"April is the cruelest month," suggested
T.S. Eliot, which tells me he was a New
Englander and a striped bass fisherman.
Come April, we in the northeast have been
waiting five long months to feel the throb
of a striped bass on the line, and, knowing
that May will bring the return of the fish,
April, already a long and dreary month,
seems longer and more dreary.
T.S. was talking in the aggregate, though,
as May can be pretty damn cruel too. As I
write this it is 42 degrees and we are into
the third day of a Nor'easter that, had it
occurred in January, would have dumped sixty
inches of snow. I still have the wood stove
going three weeks into May and the fishing
grapevine has had nothing to report, while a
check of my fishing log shows I caught bass
during the first weekend in May last year.
Imagine being a child and waking up on December
25 only to be told that Christmas will be delayed
for 21 days. That's how it feels.
But last Sunday a break in the weather gave
me a window of opportunity. I first cut the
grass so I could leave with a clear conscience,
then headed to an estuary system that fishes
well early in the season on a dropping tide.
I took the added precaution of calling Mike,
the guru on North Shore striped bass fishing
to seek his sage advice.
"I was there on Friday," Mike tells me,
lowering his voice (odd how fishermen do
that when talking of locations, even though
there is no one to hear), "and did well.
If you leave now you'll hit the tide right.
Work your way down to the first point.
That's where the fish will be. You won't
be alone there, but wait your turn. Fish
Clousers." That was all I needed. I didn't
have to pack the gear, as it has been packed
and ready to go since mid-April.
The area I'm fishing is owned by a land trust,
and the only access is a gated dirt road. It's
about a half mile walk from the road to the
water, which is a good thing because, like
rain, it discourages the weak-willed. The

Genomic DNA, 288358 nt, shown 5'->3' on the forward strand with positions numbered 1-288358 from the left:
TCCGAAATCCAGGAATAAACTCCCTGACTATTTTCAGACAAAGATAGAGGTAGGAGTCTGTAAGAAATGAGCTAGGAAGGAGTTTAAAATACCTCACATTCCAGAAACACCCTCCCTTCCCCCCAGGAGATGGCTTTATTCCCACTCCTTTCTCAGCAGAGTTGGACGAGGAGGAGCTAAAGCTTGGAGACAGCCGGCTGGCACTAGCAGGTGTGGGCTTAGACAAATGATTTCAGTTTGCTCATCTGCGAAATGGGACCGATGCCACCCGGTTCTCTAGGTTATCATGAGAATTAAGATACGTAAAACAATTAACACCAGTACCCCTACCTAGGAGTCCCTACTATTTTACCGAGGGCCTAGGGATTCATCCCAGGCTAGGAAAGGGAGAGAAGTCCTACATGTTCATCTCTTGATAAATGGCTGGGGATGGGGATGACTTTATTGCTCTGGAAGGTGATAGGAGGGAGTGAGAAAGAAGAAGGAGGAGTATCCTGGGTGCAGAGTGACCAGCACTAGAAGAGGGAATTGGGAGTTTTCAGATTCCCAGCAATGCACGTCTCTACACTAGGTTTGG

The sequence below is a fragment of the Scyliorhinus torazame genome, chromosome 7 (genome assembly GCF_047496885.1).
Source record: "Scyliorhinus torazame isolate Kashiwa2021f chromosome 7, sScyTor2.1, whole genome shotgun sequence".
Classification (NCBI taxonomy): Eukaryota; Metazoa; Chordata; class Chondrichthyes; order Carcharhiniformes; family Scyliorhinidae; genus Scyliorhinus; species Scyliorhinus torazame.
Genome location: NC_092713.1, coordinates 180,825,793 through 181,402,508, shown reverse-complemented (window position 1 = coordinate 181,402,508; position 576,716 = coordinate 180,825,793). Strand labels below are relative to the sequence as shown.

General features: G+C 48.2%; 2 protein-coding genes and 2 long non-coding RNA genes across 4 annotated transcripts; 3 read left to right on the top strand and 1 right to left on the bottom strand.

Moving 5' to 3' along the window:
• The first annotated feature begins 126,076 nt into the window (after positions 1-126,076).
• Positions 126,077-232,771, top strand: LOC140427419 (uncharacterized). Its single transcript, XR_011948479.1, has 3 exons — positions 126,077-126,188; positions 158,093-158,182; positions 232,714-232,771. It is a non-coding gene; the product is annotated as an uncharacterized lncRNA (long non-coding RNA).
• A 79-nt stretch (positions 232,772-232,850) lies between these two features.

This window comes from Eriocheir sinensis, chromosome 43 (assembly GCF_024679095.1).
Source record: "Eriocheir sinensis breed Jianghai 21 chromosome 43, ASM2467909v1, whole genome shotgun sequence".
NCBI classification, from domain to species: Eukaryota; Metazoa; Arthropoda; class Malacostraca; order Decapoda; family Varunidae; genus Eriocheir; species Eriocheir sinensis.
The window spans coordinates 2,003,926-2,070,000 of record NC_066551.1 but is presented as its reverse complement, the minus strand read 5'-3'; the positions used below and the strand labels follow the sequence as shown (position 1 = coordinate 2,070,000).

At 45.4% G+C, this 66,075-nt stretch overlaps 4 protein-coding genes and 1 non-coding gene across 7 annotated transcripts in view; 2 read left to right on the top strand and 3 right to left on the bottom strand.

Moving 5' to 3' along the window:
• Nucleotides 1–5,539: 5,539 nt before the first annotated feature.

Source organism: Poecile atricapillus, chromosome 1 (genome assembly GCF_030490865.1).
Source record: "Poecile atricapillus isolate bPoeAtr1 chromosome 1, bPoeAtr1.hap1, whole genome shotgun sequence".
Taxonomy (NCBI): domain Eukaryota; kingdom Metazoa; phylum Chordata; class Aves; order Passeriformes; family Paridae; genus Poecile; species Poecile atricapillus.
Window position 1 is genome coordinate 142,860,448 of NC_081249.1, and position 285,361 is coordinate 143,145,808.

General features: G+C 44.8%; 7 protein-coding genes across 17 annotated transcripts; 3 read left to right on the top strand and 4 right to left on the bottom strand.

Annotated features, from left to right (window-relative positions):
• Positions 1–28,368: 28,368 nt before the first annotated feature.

walk is a pleasant one, and you can usually
see a wild turkey or pheasant, but, anticipation
being what it is, I always have to resist the
urge to run. Today the weather is overcast
and I'm pleasantly surprised to find that,
when I reach the water, I'm the only one here.
I enjoy fishing alone. It's not just that I'm
a curmudgeon, though I am, but I seek solitude
as much as fish.
In a previous trip to this same spot I encountered
a guide and his sport. The guide parked himself
right at the point and wouldn't budge, even though
it's a bit early in the tide and by starting up
stream and working my way down I'm getting more
and bigger fish than they are. As I near them
I hear that constant inane prater that some guides
feel compelled to spew, as if to assure their
sport that he is getting the total experience.
"Look at that!" this one shouts when a hooked
bass splashes on the surface. "He was tail
walking!" which is something I've never seen
a striper do, and I vow to myself that if I
ever again hire a guide, which is unlikely
unless it is Chris Chin in Canada, I'll insist
on meeting him for coffee prior to our trip to
assure that I don't shell out 4 c-notes to spend
seven hours with someone I want to strangle.
I wade about waist deep and choose a fly from
the fly wallet. Mike advised a clouser, but
I don't like fishing them. Don't misunderstand;
it is likely the greatest salt-water fly ever
conceived, and that is part of the reason I
don't like fishing them. Too many salt water
fly rodders fall into the deceiver/clouser rut,
and never expand their horizons. I compromise a
nd choose a clouser flat-wing of my own design,
a fly that I'm sure would cause a purist like
J. Kenney Abrams to conk me on the head. It
is tied like a traditional flat wing, only
upside down, with bar bell eyes on the top of